Some of the courses I teach...

Religions of Asia
In this survey course, designed as an introduction to three religious traditions that are firmly rooted in Asia, we will carefully examine a wide variety of primary and secondary sources to help us recognize and understand the many different ways in which Hindus, Buddhists, and Muslims have attempted to understand the nature of the world (both this world and beyond), human society, and the individual person's place therein.  Each section will conclude with a brief examination of the respective religion in its American context.

      In examining religious traditions that for many may seem wholly foreign, our emphasis will be on the internal logic of each, on the resources that each provides for the construction of meaning, value, and moral vision.  Students will also be indirectly introduced to the methods and issues that characterize contemporary academic study of religion.  Upon successful completion of this course students should have developed a critical understanding of these three distinctive traditions coupled with a mature sensitivity to these diverse traditions.

Buddhist Religious Traditions
     This course is designed to introduce students to the Buddhist religion – its history, fundamental doctrines and practices, development, and major schools – in an academic context.  In this course, students not only learn about Buddhism but are also introduced to the methods and issues that characterize contemporary academic study of religion.  Throughout the course, we pay close attention to how Buddhism influenced the collective histories and personal lives of the people who identify themselves as “Buddhists.” 

     Structurally, this course consists of two main sections.  We begin by looking at the history of Buddhism – from its rise in India to its spread to the rest of Asia.  In doing so, we read selected sections of translated primary texts to understand the basic tenets of Buddhism and how the basic doctrines become transformed and reinterpreted over time.  In addition to primary and secondary sources, we examine the writings of present-day Buddhists from the three major Buddhist traditions – South-east Asian Theravada Buddhism, East Asian Mahayana Buddhism, and Himalayan Vajrayana Buddhism.

Hindu Religious Traditions
     This course is designed as an introduction to the many distinct yet interrelated religious traditions of South Asia that are often labeled "Hinduism."  From the ritually reconstituted cosmos of the ancient Vedic texts to the philosophical speculations of the Upanishads, to the devotional outpourings of the great vernacular poets, to the religious ideals of Mahatma Gandhi, we examine the historical foundations of the three Hindu paths of ritual action, contemplative renunciation, and devotion.  Focusing on the key concepts of dharma or duty, karma, and bhakti or love for the lord, we consider the ways in which Hindus from a variety of historical time periods, local traditions, and social backgrounds have attempted to make sense of their world and their lives within it.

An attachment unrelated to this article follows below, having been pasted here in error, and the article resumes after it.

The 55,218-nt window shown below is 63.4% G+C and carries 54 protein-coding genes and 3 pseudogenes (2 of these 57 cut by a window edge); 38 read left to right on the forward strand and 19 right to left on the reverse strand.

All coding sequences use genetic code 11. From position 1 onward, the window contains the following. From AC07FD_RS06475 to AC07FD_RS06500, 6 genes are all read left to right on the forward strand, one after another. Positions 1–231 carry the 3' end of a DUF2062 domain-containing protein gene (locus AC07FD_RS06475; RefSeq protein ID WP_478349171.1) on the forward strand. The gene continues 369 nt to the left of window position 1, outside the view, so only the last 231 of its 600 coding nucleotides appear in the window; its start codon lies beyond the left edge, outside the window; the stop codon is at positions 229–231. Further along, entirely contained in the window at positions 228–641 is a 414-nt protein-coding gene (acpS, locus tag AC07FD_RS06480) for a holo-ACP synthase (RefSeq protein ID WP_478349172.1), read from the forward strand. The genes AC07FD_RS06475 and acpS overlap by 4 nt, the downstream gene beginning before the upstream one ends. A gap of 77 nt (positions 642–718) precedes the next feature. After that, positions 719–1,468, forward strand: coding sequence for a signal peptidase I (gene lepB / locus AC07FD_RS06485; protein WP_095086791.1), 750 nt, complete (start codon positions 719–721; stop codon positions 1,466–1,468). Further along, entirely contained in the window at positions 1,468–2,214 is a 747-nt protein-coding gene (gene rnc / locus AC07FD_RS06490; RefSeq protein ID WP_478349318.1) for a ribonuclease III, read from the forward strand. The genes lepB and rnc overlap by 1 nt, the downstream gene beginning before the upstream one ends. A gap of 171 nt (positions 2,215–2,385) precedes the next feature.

Buddhism in America
      Buddhism, the world's first missionary religion, has always changed in response to different cultures and times.  This course will examine the "export" of Buddhism to the west by looking at the different perceptions of Buddhism held by Asian immigrants and western converts.  We will accomplish this by exploring the history of Buddhism in the west in general and in America in particular.  That preliminary study will then be followed by a look at the ways in which three divergent Buddhist traditions (Theravada, Mahayana, and Vajrayana) have adapted themselves and have responded to a variety of contexts and demands of western culture.  Finally, we will explore various issues and movements that have arisen as a result of that response such as race, gender, sexual orientation, as well as the "engaged" Buddhist response to modern social and environmental problems. 

Comparative Monasticism: Buddhism and Christianity
      Monasticism is a phenomenon that appears in many of the world’s religious traditions.  In this course we explore some of the major characteristics of monasticism by looking at it through a comparative lens.  Grounded in an historical approach, we  study Buddhist and Christian monasticism, from the time of their early beginnings to their modern manifestations in America.  Throughout our study, we pay close attention to how monastics in particular and monasticism as a phenomenon have influenced the Buddhist and Christian individuals, institutions, and the wider cultures. 

      Our study of monasticism includes an exploration of the backgrounds that led to the formation of Buddhist and Christian monasticism, its development in the early period, the development of communal monasticism, women monastics, cycles of reform, and ascetic ideas and movements.  We accomplish this through a close reading of primary sources complemented by a small selection of secondary sources.